A perspective from Oregon’s mid-Willamette Valley

The good news about spiders

Written July 28th, 2018 by Hasso Hering

This one, photographed Friday in west Albany, seems to have snagged a meal in its flimsy web.

In case you have not noticed, it’s getting close to spider season in western Oregon. But according to what you can learn online, having spiders around is nothing to worry about.

The state Department of Agriculture says Oregon has at least 500 kinds of spiders. And by late summer and early fall, it sometimes seems as though most of them have spun their webs in your yard or around your house.

The good news is that spiders are death on insects but not on us. According to the department’s online publications, one of which you can find here, people normally are not bitten unless they come in “very close contact” with a spider. Duh! I guess a spider is not going to get you from across the room.

“You are not likely to receive more than one or two bites in a lifetime,” ODA assures readers of a pamphlet titled “Oregon Spiders, Facts and Fiction.” (I assume the two-bites-per-lifetime maximum is among the facts.)

And in the unlikely event that a spider does get you, the effect probably won’t be serious. The Ag Department cites a 2014 study of 33 verified spider bites in Oregon, none of which resulted in significant medical symptoms.

Unfortunately, the spider I photographed Friday did not come with a label or ID tag. I compared it with various spider portraits available online. It most resembles a photo of a cross spider taken by someone at Portland State and published online by the Portland Oregonian.

What about the dreaded black widow, which is occasionally found in the Willamette Valley? Even though it’s the most potentially harmful spider found in Oregon, the amount of venom you get from a bite is not usually enough to cause a serious reaction in most people. But just to be on the cautious side, ODA says to seek medical attention if you believe a black widow took a bite.

To sum up the good news, the Ag Department concludes: “Most spiders in Oregon, even those most likely to be found in homes, are not known to be dangerous.”

That doesn’t mean we have to like them, though. Does it? (hh)


5 responses to “The good news about spiders”

  1. Peg says:

    In the spirit of the times, let us be more inclusive of spiders. While spiders are scary and creepy to look at, which is why most people have a revulsion to them, by and large they are quite beneficial to our environment. Also, I note you say you assume two bites in a lifetime maximum is a factual statement, when the article you quoted from didn’t say that at all, but more likely an average. I’ve already exceeded my two bites, and I don’t like spiders either, but now when I find one inside my house, I do my best to capture and release out of doors.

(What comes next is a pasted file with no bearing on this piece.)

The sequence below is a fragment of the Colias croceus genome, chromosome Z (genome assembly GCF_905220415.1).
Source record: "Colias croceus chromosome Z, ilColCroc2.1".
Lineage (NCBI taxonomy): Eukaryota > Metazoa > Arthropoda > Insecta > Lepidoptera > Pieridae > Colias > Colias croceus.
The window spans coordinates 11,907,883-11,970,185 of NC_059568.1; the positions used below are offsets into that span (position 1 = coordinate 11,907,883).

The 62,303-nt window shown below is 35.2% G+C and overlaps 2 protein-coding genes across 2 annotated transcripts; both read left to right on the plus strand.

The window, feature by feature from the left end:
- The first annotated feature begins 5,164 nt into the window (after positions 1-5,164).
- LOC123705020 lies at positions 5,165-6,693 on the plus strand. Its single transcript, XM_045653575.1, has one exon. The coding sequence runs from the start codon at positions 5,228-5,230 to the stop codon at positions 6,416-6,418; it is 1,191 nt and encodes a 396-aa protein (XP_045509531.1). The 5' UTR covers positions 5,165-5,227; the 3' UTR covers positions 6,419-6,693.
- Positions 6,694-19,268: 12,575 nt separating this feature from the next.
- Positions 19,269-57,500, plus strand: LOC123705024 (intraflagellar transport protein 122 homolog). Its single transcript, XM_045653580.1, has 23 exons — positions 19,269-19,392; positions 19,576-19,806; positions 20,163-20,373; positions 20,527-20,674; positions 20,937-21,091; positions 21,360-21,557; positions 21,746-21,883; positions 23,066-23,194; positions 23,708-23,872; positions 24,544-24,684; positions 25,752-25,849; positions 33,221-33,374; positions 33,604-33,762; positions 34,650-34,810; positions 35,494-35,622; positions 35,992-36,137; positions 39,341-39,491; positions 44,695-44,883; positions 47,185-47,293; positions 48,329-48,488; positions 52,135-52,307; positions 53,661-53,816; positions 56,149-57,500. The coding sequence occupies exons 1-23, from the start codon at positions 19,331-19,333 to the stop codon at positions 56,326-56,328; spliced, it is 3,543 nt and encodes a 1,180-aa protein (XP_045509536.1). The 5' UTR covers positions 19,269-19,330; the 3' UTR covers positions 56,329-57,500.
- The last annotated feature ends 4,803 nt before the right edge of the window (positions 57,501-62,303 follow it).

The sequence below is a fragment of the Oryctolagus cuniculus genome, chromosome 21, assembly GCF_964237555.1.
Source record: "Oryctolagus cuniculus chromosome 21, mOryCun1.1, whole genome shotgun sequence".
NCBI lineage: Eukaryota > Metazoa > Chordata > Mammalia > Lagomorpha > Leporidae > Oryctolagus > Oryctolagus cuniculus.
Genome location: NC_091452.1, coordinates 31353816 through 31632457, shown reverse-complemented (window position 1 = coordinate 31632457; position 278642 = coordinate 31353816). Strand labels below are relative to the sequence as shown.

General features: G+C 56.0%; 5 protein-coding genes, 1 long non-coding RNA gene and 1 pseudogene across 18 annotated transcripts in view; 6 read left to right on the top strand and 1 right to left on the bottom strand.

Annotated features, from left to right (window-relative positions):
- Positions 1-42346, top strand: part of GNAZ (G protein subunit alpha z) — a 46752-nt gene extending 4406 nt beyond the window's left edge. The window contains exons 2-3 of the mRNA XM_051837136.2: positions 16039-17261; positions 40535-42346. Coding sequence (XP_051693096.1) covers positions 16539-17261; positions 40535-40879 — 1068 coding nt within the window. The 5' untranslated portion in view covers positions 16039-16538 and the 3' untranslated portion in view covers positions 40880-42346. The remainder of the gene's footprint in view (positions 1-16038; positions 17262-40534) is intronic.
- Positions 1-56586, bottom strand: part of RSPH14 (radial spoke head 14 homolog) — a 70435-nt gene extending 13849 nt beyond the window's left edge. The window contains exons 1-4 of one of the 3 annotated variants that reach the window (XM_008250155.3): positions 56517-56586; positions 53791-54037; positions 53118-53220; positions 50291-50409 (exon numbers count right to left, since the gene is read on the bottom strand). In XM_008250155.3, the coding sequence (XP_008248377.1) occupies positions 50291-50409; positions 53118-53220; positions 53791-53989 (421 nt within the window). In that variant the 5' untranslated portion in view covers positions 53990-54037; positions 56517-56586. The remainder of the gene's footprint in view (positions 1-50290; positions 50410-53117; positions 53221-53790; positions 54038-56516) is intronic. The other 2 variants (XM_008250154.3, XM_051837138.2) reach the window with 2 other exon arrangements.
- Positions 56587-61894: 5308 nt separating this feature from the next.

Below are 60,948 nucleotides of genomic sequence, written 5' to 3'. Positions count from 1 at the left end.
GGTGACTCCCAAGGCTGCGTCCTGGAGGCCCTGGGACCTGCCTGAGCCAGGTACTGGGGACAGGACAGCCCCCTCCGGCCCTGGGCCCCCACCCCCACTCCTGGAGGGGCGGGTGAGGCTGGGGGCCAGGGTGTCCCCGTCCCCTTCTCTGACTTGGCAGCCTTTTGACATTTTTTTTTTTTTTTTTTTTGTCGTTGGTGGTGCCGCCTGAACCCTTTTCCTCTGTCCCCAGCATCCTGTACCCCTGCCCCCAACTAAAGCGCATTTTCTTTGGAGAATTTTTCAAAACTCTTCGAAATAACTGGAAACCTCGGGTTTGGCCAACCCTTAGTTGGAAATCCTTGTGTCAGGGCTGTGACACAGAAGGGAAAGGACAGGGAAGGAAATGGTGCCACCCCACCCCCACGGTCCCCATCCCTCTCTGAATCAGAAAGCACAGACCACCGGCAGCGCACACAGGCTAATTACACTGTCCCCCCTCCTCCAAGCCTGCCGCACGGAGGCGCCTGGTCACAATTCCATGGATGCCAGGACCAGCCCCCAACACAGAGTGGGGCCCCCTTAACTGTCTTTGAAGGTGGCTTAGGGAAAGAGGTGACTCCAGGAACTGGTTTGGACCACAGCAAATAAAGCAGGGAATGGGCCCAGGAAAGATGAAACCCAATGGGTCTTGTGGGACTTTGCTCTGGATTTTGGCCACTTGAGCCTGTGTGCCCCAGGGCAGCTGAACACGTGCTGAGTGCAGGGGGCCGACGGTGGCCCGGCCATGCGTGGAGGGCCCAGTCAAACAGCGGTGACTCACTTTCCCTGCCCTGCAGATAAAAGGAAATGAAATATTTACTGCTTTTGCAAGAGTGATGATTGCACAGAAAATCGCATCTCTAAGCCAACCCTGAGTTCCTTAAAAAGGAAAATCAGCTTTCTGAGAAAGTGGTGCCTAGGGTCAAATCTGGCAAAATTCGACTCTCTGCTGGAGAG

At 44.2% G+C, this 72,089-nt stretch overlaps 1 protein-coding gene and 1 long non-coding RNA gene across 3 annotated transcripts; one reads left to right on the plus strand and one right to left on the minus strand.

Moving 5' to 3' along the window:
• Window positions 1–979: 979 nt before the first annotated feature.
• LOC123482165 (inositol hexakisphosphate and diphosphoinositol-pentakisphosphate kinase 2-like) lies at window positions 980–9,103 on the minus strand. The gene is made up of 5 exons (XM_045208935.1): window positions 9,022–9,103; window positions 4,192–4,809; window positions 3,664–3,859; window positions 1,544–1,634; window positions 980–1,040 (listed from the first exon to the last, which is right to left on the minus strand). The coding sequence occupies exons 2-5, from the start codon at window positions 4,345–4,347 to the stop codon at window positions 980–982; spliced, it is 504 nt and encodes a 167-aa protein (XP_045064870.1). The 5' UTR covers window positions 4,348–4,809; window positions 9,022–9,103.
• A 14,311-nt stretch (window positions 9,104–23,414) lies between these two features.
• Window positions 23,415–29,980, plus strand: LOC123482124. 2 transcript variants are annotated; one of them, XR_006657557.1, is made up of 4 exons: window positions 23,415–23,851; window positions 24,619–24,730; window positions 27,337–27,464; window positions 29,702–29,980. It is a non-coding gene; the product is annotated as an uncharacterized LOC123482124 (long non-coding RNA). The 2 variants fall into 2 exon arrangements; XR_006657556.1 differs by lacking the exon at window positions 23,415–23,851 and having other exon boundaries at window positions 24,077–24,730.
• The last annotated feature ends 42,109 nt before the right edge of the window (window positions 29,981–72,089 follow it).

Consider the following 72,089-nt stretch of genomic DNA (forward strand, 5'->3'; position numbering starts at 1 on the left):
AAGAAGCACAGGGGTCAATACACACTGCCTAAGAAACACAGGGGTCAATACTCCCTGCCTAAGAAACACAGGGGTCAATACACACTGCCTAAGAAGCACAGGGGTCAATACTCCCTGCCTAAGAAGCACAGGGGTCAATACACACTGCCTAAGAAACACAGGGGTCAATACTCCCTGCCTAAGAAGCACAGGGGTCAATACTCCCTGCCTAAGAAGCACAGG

2. Avid Reader says:

    I don’t kill spiders. I killed enough bugs when I was a kid; I’m long past that. When I find a spider in my house that I think one of my two cats has an eye on, I pick it up and put it in the closed palm of my hand and put it outdoors. Haven’t had a palm bite yet.

    I think spiders range from pretty to so-so. I don’t think they are scary or creepy.

  3. Dala Rouse says:

    I have been bit at least 5 times. I decided last fall that I would work in the flowers late in the evening and that is when I was bitten 4 of the times 2 places on each arm. I don’t do that again. I saw my doctor and he gave me some medicine which didn’t help with the itching which comes after the bite so I used spray on Cortaid which worked great. When I was a kid I put on some gloves and was bitten on the finger. We lived where there was black widow spiders and was lucky it wasn’t one of those. My Dad was bitten by poison spider and spent some time in hospital when I was quite young. It pays to be careful.

  4. J. Jacobson says:

    “It appears to me that almost any man may, like the spider, spin from his own inwards his own airy citadel.”

    John Keats


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